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Commentary: Is Culture Still Relevant?

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We now live in a world where borders apparently don’t matter. The activities of corporations operating in multiple countries simultaneously, as well as travel being readily accessible, and networking possibilities of the Internet and social media render national borders somewhat less significant.  Then we need to ask the question:  Is culture still relevant?

Yet, William Bennett, a rather brilliant man and former US Secretary of Education, made an observation last year that politics and public engagement in social issues can make more of a difference than he once thought. Bennett is rather philosophical, and his opinion still carries much weight among policymakers and media.

To take it a step further, examine the words of Richard Shweder: “I believe that all the good things in life can’t be simultaneously maximized. I believe that when it comes to implementing true values there are always trade-offs, which is why there are different traditions of values (i.e., cultures) and why no one cultural tradition has ever been able to honor everything that is good.” People fail to consider there is no perfect society despite our historical attempts at creating it.

Debates on culture also include our conflicting orientation on matters such as secular versus religious, our concept of freedom along with our trust or distrust in the leadership of those who govern us. Culture impacts the success or failure of a certain aspect of society, such as health, education, institutions, justice, national security as well as other policy issues.

Thomas Jefferson wrote of the self-evident truth that “all men are created equal; endowed by their creator with the right to life, liberty and the pursuit of happiness.” This endures as the powerful philosophical and moral foundation of the American republic itself.

On the subject of freedom in culture, President Franklin Delano Roosevelt in his State of the Union Address he delivered on January 6, 1941, stated that American’s looked forward to a world founded upon four essential human freedoms. Roosevelt may not recognize the current age, but his points are worth a reminder.

  • The first is freedom of speech and expression—everywhere in the world.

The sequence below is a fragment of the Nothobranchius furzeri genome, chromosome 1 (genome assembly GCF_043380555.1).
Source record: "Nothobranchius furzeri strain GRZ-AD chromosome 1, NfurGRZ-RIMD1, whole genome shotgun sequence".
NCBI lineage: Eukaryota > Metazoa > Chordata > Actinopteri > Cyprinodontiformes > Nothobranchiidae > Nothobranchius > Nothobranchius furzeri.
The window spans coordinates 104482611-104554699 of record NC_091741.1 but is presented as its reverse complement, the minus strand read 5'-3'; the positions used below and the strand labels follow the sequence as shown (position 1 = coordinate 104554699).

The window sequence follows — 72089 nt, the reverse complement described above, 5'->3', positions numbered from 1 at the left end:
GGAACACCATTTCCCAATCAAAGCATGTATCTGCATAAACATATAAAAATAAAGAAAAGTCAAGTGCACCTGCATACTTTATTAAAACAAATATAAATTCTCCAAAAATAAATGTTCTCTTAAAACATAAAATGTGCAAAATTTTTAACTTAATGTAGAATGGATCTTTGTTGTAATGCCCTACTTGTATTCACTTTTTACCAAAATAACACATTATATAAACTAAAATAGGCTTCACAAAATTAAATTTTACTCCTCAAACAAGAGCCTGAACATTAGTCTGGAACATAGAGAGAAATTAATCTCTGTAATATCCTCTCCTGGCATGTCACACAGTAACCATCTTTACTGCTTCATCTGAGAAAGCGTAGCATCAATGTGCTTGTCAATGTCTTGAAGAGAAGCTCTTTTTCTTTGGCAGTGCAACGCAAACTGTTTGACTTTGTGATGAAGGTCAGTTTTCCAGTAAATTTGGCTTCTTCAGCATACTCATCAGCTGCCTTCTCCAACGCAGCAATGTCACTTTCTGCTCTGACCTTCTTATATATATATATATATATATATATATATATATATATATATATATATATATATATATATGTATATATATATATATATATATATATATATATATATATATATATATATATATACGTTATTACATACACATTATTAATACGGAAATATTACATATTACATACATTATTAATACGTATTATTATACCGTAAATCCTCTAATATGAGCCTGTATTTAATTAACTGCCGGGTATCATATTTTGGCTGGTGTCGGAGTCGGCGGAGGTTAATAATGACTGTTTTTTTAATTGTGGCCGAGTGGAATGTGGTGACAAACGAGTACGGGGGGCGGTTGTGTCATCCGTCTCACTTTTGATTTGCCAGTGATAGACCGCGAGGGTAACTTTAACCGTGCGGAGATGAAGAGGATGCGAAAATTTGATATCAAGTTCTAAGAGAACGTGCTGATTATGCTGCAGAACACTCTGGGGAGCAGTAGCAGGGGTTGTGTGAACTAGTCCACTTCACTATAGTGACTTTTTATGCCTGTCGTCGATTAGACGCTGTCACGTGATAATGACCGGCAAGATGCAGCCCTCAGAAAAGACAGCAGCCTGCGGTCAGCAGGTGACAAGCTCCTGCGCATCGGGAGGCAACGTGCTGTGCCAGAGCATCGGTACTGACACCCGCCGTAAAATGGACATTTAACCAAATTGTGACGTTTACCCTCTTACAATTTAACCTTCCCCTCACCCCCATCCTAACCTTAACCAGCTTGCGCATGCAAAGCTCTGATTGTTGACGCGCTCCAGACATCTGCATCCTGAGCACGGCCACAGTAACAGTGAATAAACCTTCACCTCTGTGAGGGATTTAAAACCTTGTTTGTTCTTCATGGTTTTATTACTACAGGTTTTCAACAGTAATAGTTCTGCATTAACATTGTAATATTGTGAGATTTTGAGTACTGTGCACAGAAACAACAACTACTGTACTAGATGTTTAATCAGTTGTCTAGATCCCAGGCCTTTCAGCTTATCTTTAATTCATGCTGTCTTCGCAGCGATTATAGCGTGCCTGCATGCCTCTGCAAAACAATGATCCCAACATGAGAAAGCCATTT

• The second is freedom of every person to worship God in his own way—everywhere in the world.
  • The third is freedom from want—which, translated into world terms, means economic understandings which will secure to every nation a healthy peacetime life for its inhabitants—everywhere in the world.
  • The fourth is freedom from fear—which, translated into world terms, means a world-wide reduction of armaments to such a point and in such a thorough fashion that no nation will be in a position to commit an act of physical aggression against any neighbor—anywhere in the world.

Samuel Huntington, a political scientist at Harvard University, suggested that there are a set of eight cultural “civilizations” who are a major influence on current culture–Western, Eastern Orthodox, Latin American, Islamic, Japanese, Chinese, Hindu, and African. This explains our present-day struggles across the nation and the world, as well as repeated conflicts between countries and cultures.

Another major theme Huntington puts forward was that we have moved from a bi-polar competition between communism and democracy/capitalism to a geopolitical battle fostered by a multi-polar world of competing civilizations. In regards to immigration in our own country, that is manifested by the failure of people to assimilate into American society and culture.  He argues that could eventually change our nation into one where multiple languages, multiple cultures, create multiple peoples.   This is also a direct conflict with the concept of the founding principles of our nation.